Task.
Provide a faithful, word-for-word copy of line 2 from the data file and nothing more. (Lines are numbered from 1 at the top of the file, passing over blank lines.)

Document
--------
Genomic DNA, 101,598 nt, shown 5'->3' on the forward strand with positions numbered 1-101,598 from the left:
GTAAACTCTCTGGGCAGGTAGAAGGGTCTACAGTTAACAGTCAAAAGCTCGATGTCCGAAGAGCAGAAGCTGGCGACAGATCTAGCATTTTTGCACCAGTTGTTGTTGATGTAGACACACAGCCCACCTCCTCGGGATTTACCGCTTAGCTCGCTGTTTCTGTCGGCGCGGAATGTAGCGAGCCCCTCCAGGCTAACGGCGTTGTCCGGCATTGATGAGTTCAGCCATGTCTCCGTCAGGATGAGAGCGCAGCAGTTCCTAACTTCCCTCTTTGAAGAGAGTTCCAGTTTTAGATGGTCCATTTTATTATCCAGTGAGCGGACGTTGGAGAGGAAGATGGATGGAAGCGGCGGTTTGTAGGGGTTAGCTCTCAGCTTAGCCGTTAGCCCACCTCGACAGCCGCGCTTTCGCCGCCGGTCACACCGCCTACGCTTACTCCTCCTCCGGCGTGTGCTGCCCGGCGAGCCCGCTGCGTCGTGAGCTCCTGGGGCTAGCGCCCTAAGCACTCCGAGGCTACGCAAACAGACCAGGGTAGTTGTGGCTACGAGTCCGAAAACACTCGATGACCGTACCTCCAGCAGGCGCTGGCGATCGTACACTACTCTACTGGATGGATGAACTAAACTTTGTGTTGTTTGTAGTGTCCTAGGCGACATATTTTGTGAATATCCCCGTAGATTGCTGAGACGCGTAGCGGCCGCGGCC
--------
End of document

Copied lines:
GTAAACTCTCTGGGCAGGTAGAAGGGTCTACAGTTAACAGTCAAAAGCTCGATGTCCGAAGAGCAGAAGCTGGCGACAGATCTAGCATTTTTGCACCAGTTGTTGTTGATGTAGACACACAGCCCACCTCCTCGGGATTTACCGCTTAGCTCGCTGTTTCTGTCGGCGCGGAATGTAGCGAGCCCCTCCAGGCTAACGGCGTTGTCCGGCATTGATGAGTTCAGCCATGTCTCCGTCAGGATGAGAGCGCAGCAGTTCCTAACTTCCCTCTTTGAAGAGAGTTCCAGTTTTAGATGGTCCATTTTATTATCCAGTGAGCGGACGTTGGAGAGGAAGATGGATGGAAGCGGCGGTTTGTAGGGGTTAGCTCTCAGCTTAGCCGTTAGCCCACCTCGACAGCCGCGCTTTCGCCGCCGGTCACACCGCCTACGCTTACTCCTCCTCCGGCGTGTGCTGCCCGGCGAGCCCGCTGCGTCGTGAGCTCCTGGGGCTAGCGCCCTAAGCACTCCGAGGCTACGCAAACAGACCAGGGTAGTTGTGGCTACGAGTCCGAAAACACTCGATGACCGTACCTCCAGCAGGCGCTGGCGATCGTACACTACTCTACTGGATGGATGAACTAAACTTTGTGTTGTTTGTAGTGTCCTAGGCGACATATTTTGTGAATATCCCCGTAGATTGCTGAGACGCGTAGCGGCCGCGGCC